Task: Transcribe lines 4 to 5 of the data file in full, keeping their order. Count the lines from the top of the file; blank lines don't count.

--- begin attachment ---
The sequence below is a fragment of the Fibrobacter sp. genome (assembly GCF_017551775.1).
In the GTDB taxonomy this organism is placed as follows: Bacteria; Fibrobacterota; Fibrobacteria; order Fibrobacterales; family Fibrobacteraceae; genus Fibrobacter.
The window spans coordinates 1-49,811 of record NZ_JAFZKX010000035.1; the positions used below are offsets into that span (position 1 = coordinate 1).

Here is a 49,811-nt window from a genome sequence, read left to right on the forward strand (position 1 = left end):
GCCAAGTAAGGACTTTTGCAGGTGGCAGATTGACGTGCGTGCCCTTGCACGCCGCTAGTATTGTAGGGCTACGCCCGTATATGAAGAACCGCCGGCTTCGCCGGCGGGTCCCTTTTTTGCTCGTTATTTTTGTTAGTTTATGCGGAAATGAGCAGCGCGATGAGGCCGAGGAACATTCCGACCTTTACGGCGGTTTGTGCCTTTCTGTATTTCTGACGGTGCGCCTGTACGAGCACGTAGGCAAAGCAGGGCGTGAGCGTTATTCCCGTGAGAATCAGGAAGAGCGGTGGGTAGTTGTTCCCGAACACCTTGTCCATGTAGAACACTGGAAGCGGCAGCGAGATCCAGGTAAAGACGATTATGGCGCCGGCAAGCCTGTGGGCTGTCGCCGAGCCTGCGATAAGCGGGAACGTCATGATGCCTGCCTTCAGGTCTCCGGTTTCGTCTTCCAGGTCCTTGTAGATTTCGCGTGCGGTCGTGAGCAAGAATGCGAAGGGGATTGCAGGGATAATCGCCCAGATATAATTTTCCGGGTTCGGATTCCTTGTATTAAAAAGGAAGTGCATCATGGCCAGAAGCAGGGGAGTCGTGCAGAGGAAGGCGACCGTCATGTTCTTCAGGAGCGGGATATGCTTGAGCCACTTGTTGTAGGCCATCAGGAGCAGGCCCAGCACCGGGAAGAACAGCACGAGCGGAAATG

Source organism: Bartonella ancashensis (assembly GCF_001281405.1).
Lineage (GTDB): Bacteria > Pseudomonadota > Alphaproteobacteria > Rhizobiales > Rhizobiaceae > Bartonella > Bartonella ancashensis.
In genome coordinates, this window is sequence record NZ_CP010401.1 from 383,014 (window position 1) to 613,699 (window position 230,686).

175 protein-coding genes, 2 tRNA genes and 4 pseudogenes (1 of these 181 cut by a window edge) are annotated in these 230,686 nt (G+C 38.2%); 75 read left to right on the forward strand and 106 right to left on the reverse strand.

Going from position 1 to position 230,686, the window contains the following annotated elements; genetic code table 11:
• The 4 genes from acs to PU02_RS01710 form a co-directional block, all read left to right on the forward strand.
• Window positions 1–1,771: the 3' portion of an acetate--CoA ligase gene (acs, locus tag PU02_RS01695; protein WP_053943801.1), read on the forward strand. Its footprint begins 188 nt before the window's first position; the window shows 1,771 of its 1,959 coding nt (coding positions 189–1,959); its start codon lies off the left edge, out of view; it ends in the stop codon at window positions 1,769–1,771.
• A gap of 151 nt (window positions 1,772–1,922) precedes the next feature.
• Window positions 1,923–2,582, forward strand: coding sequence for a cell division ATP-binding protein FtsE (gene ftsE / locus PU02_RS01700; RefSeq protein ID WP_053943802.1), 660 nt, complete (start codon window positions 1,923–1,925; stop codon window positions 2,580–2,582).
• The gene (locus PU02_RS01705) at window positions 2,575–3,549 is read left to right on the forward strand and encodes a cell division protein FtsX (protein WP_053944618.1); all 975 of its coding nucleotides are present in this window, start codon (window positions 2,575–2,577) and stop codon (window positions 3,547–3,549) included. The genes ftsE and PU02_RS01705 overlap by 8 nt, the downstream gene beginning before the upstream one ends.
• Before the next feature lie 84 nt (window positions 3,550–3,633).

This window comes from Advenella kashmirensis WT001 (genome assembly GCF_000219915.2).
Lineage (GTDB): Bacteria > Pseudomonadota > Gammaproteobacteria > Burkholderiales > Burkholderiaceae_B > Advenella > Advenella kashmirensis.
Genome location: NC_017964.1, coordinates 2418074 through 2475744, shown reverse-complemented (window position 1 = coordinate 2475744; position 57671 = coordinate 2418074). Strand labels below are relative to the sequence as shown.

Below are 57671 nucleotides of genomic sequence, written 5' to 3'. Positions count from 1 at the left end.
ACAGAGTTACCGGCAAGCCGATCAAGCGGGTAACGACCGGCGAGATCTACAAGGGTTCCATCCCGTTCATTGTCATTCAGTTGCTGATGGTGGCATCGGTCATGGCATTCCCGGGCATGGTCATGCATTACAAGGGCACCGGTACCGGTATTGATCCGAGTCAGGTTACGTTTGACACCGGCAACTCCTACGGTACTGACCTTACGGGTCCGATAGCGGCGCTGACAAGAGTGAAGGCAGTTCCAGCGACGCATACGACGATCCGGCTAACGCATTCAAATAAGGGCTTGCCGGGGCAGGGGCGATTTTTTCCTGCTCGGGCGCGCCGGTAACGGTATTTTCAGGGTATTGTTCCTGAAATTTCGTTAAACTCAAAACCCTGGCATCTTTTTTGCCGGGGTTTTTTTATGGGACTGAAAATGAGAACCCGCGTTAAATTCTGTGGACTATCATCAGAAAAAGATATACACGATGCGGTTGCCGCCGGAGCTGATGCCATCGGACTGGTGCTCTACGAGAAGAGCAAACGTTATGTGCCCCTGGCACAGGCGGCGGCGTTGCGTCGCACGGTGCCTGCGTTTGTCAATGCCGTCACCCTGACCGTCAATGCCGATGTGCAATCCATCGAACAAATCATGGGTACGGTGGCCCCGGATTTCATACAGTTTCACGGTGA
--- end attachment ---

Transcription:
Here is a 49,811-nt window from a genome sequence, read left to right on the forward strand (position 1 = left end):
GCCAAGTAAGGACTTTTGCAGGTGGCAGATTGACGTGCGTGCCCTTGCACGCCGCTAGTATTGTAGGGCTACGCCCGTATATGAAGAACCGCCGGCTTCGCCGGCGGGTCCCTTTTTTGCTCGTTATTTTTGTTAGTTTATGCGGAAATGAGCAGCGCGATGAGGCCGAGGAACATTCCGACCTTTACGGCGGTTTGTGCCTTTCTGTATTTCTGACGGTGCGCCTGTACGAGCACGTAGGCAAAGCAGGGCGTGAGCGTTATTCCCGTGAGAATCAGGAAGAGCGGTGGGTAGTTGTTCCCGAACACCTTGTCCATGTAGAACACTGGAAGCGGCAGCGAGATCCAGGTAAAGACGATTATGGCGCCGGCAAGCCTGTGGGCTGTCGCCGAGCCTGCGATAAGCGGGAACGTCATGATGCCTGCCTTCAGGTCTCCGGTTTCGTCTTCCAGGTCCTTGTAGATTTCGCGTGCGGTCGTGAGCAAGAATGCGAAGGGGATTGCAGGGATAATCGCCCAGATATAATTTTCCGGGTTCGGATTCCTTGTATTAAAAAGGAAGTGCATCATGGCCAGAAGCAGGGGAGTCGTGCAGAGGAAGGCGACCGTCATGTTCTTCAGGAGCGGGATATGCTTGAGCCACTTGTTGTAGGCCATCAGGAGCAGGCCCAGCACCGGGAAGAACAGCACGAGCGGAAATG